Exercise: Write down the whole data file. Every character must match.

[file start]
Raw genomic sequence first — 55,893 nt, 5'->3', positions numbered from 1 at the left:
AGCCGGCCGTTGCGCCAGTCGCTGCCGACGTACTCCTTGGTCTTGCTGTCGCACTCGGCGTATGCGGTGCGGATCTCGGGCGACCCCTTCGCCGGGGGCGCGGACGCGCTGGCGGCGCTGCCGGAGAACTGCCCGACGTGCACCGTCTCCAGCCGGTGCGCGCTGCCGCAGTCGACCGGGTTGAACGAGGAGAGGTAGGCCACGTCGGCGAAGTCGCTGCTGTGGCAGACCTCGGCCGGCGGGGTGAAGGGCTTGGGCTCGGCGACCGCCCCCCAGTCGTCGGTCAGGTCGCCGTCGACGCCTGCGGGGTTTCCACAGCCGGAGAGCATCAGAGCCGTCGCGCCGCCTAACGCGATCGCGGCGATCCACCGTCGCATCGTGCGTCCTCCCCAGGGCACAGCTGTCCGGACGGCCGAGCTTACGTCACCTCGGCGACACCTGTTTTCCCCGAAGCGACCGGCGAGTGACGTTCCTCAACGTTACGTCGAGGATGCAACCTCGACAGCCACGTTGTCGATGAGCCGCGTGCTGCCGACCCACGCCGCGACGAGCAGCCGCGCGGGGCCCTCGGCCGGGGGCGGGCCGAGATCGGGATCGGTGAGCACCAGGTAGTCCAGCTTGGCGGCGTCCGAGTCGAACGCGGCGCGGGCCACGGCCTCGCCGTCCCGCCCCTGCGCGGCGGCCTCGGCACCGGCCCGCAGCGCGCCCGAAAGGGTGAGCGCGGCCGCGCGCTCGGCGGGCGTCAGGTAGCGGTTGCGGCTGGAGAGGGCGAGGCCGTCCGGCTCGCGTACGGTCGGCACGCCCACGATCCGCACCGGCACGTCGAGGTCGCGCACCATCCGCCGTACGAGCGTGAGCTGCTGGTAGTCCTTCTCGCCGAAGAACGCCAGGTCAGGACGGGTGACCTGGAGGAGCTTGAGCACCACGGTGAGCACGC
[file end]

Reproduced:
Raw genomic sequence first — 55,893 nt, 5'->3', positions numbered from 1 at the left:
AGCCGGCCGTTGCGCCAGTCGCTGCCGACGTACTCCTTGGTCTTGCTGTCGCACTCGGCGTATGCGGTGCGGATCTCGGGCGACCCCTTCGCCGGGGGCGCGGACGCGCTGGCGGCGCTGCCGGAGAACTGCCCGACGTGCACCGTCTCCAGCCGGTGCGCGCTGCCGCAGTCGACCGGGTTGAACGAGGAGAGGTAGGCCACGTCGGCGAAGTCGCTGCTGTGGCAGACCTCGGCCGGCGGGGTGAAGGGCTTGGGCTCGGCGACCGCCCCCCAGTCGTCGGTCAGGTCGCCGTCGACGCCTGCGGGGTTTCCACAGCCGGAGAGCATCAGAGCCGTCGCGCCGCCTAACGCGATCGCGGCGATCCACCGTCGCATCGTGCGTCCTCCCCAGGGCACAGCTGTCCGGACGGCCGAGCTTACGTCACCTCGGCGACACCTGTTTTCCCCGAAGCGACCGGCGAGTGACGTTCCTCAACGTTACGTCGAGGATGCAACCTCGACAGCCACGTTGTCGATGAGCCGCGTGCTGCCGACCCACGCCGCGACGAGCAGCCGCGCGGGGCCCTCGGCCGGGGGCGGGCCGAGATCGGGATCGGTGAGCACCAGGTAGTCCAGCTTGGCGGCGTCCGAGTCGAACGCGGCGCGGGCCACGGCCTCGCCGTCCCGCCCCTGCGCGGCGGCCTCGGCACCGGCCCGCAGCGCGCCCGAAAGGGTGAGCGCGGCCGCGCGCTCGGCGGGCGTCAGGTAGCGGTTGCGGCTGGAGAGGGCGAGGCCGTCCGGCTCGCGTACGGTCGGCACGCCCACGATCCGCACCGGCACGTCGAGGTCGCGCACCATCCGCCGTACGAGCGTGAGCTGCTGGTAGTCCTTCTCGCCGAAGAACGCCAGGTCAGGACGGGTGACCTGGAGGAGCTTGAGCACCACGGTGAGCACGC